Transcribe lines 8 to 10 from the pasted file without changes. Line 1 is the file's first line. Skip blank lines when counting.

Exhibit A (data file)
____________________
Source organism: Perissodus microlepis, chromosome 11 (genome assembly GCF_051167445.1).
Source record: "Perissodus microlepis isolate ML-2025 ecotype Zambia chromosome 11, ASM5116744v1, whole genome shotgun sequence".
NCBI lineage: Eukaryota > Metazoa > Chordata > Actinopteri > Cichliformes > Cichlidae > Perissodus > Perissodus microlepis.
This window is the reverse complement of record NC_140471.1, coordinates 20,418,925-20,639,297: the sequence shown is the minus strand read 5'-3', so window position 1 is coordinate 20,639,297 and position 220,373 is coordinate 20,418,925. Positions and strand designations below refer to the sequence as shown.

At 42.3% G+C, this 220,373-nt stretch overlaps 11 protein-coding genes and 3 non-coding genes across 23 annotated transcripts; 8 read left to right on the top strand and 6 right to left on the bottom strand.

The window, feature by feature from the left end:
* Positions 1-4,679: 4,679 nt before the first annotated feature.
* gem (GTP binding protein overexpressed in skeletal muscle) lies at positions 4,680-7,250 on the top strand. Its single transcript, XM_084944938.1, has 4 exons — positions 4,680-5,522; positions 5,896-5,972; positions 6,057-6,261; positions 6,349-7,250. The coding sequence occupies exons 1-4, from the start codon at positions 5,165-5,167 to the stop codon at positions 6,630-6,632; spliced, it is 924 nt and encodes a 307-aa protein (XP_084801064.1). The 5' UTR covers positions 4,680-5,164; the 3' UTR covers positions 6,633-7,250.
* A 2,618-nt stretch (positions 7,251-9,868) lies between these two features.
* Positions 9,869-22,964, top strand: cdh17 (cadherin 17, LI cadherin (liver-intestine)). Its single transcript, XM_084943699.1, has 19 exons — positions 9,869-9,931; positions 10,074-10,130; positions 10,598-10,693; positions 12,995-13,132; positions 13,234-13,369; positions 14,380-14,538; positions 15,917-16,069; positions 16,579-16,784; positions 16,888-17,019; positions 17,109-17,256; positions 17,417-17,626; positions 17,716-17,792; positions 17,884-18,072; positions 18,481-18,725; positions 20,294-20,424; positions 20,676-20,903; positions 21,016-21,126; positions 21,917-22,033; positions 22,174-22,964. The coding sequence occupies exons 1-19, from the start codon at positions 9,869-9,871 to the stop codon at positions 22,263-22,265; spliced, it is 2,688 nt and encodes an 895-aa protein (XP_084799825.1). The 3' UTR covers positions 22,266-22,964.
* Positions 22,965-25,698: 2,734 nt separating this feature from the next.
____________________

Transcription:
* gem (GTP binding protein overexpressed in skeletal muscle) lies at positions 4,680-7,250 on the top strand. Its single transcript, XM_084944938.1, has 4 exons — positions 4,680-5,522; positions 5,896-5,972; positions 6,057-6,261; positions 6,349-7,250. The coding sequence occupies exons 1-4, from the start codon at positions 5,165-5,167 to the stop codon at positions 6,630-6,632; spliced, it is 924 nt and encodes a 307-aa protein (XP_084801064.1). The 5' UTR covers positions 4,680-5,164; the 3' UTR covers positions 6,633-7,250.
* A 2,618-nt stretch (positions 7,251-9,868) lies between these two features.
* Positions 9,869-22,964, top strand: cdh17 (cadherin 17, LI cadherin (liver-intestine)). Its single transcript, XM_084943699.1, has 19 exons — positions 9,869-9,931; positions 10,074-10,130; positions 10,598-10,693; positions 12,995-13,132; positions 13,234-13,369; positions 14,380-14,538; positions 15,917-16,069; positions 16,579-16,784; positions 16,888-17,019; positions 17,109-17,256; positions 17,417-17,626; positions 17,716-17,792; positions 17,884-18,072; positions 18,481-18,725; positions 20,294-20,424; positions 20,676-20,903; positions 21,016-21,126; positions 21,917-22,033; positions 22,174-22,964. The coding sequence occupies exons 1-19, from the start codon at positions 9,869-9,871 to the stop codon at positions 22,263-22,265; spliced, it is 2,688 nt and encodes an 895-aa protein (XP_084799825.1). The 3' UTR covers positions 22,266-22,964.